Hannah Knox is a Lecturer in Digital Anthropology and Material Culture at University College London.
They applied the “Page 99 Test” to their new book, Roads: An Anthropology of Infrastructure and Expertise, and reported the following:
Our book on roads is an attempt to understand the social life of infrastructures. Specifically it is about the role that roads play in making social worlds. In it, we explore how material structures might be analysed as simultaneously real, material, imagined, enchanted, represented and agentive. So, we were a bit surprised to find that page 99 opens on a discussion that is squarely about the problem of the human subject. On page 99 of Roads, we recount the work of philosopher of science and mathematics Brian Rotman, and his description of the tripartite model of the subject that lies at the heart of western forms of mathematical calculation. We write:Learn more about Roads: An Anthropology of Infrastructure and Expertise at the Cornell University Press website.Put simply, for Rotman the person is the embodied and relational being with a life history and emotions and experiences that in order to do maths, imagines themselves into the role of the subject that carries out mathematical procedures. The mathematical subject is the one who has the technical capacity to think up and imagine mathematical formulas and inscribe them on paper using notational devices that posit objects and relations between them. The mathematical subject is also the imagined interlocutor who receives instruction such as ‘add’, ‘consider’, ‘let’ x be the case, in the syntax of mathematical language. However, due to the nature of mathematical formulations it is often impossible for the individual mathematical subject to ‘prove’ the validity of a mathematical theorem, as the circumstances under which it would need to be tested are multiple if not infinite. In order to allow a proof of sorts to exist, the mathematical subject has to imagine the existence of a hypothetical agent who, under conditions of infinite time and/or space would be able to demonstrate the universal validity of the theory in hand.The focus of page 99 on mathematics as a practice of knowledge takes the reader to where we started with this book and the question of how infrastructures bring into contact different ways of knowing. We chose the road as fieldsite because it seemed to hold in tension different practices by which people – engineers, government officials, farmers, drivers - come to know the world. Deviating from classic anthropological studies that tended to centre on single groups of people, we hoped the road would help us develop a form of social analysis that could deal better with scale, with difference, and with social change. At the same time we hoped to provide a richer account of the social life of infrastructure than conventional ‘impact’ studies.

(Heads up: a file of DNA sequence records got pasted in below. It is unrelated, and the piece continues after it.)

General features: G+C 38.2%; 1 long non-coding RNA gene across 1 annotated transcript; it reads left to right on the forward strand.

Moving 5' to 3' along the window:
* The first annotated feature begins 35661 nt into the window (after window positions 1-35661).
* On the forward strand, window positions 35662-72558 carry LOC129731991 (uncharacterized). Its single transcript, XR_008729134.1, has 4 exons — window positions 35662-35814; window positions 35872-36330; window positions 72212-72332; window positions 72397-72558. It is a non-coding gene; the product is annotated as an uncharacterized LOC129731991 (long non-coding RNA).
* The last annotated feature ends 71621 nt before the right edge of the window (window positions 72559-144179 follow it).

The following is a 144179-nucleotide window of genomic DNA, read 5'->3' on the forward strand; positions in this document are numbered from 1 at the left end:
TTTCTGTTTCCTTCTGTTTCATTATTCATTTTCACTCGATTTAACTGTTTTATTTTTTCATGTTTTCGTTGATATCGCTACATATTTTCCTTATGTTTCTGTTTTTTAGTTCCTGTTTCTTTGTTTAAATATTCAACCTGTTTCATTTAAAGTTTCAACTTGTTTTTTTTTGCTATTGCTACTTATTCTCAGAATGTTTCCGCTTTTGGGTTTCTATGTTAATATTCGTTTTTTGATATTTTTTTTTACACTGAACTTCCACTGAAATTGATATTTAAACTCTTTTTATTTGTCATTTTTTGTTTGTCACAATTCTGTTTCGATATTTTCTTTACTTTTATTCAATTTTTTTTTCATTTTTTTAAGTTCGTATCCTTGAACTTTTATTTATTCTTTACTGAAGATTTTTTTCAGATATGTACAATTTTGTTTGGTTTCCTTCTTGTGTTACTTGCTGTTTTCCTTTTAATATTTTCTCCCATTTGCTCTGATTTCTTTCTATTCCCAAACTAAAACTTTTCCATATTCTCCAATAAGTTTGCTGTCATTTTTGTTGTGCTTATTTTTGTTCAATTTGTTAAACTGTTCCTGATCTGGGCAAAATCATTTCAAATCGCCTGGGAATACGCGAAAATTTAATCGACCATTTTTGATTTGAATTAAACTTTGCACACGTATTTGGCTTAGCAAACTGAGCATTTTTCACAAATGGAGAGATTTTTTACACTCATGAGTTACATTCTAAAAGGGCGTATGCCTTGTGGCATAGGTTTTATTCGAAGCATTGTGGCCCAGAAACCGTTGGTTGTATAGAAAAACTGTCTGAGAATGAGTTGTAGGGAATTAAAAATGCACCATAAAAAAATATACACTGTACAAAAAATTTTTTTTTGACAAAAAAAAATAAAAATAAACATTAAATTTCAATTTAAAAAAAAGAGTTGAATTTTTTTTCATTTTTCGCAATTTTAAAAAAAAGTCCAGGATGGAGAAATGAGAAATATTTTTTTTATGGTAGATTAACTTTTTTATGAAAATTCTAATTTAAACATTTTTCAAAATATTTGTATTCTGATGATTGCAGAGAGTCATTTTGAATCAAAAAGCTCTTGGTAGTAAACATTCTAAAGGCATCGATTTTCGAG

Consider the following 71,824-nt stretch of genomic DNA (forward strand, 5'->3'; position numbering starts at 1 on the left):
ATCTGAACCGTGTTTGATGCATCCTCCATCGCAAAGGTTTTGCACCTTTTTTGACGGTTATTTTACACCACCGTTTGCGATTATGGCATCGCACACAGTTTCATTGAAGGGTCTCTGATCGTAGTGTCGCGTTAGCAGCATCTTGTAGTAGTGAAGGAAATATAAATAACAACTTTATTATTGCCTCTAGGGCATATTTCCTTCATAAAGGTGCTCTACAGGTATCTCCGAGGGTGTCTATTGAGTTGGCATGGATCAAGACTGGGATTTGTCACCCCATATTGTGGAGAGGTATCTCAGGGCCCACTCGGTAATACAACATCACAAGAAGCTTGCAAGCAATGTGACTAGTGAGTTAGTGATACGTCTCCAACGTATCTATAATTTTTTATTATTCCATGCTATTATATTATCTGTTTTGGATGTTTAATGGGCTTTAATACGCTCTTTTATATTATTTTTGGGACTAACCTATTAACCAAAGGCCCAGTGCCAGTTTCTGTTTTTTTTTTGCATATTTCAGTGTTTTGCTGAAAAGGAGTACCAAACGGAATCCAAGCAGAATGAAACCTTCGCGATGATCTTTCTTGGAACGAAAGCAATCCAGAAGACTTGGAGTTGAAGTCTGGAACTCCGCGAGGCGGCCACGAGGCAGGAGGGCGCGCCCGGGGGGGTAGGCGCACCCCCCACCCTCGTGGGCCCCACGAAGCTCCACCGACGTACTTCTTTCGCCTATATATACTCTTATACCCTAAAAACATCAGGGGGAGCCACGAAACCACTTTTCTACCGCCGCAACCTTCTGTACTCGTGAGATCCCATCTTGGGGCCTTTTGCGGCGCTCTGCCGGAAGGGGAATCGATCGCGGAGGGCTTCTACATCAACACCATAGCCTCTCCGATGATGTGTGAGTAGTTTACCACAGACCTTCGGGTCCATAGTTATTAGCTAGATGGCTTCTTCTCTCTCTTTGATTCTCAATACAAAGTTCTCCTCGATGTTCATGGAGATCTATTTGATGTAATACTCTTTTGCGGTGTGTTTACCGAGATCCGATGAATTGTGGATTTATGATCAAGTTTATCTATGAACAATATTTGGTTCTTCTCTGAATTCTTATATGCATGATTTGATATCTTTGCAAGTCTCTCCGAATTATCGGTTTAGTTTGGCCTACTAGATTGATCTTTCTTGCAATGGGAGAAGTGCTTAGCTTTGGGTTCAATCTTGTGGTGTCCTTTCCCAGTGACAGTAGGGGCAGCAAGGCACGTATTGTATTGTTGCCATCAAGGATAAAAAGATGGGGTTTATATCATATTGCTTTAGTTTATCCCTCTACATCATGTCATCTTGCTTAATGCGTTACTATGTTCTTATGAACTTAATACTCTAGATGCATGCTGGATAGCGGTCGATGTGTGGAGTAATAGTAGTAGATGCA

By starting with the road, what we soon had to confront was not just different people, but also the agency of matter and the power of form as two dimensions of road construction that bridged communities and blurred the boundaries between different ways of knowing. Mud, machines, rivers, waterspouts, membranes, concrete and crops, as well as networks, grids and trajectories, all appeared as entities that demanded our consideration. Through sustained attention to the interrelationship between humans and non-humans, we began to devise a language to describe the social life of infrastructure. Out of an attention to the road itself, how it was talked about, how it was constructed, the promises it materialised and the risks that it articulated we devised concepts like engineer-bricoleur, impossible publics, historical futures and the engineering philosophy of as-long-as. These have led us to develop an analysis of infrastructure that in the end is not just about roads, but also about the nation-state, globalisation, and the possibilities available to us as we learn to live our lives alongside and through infrastructural forms.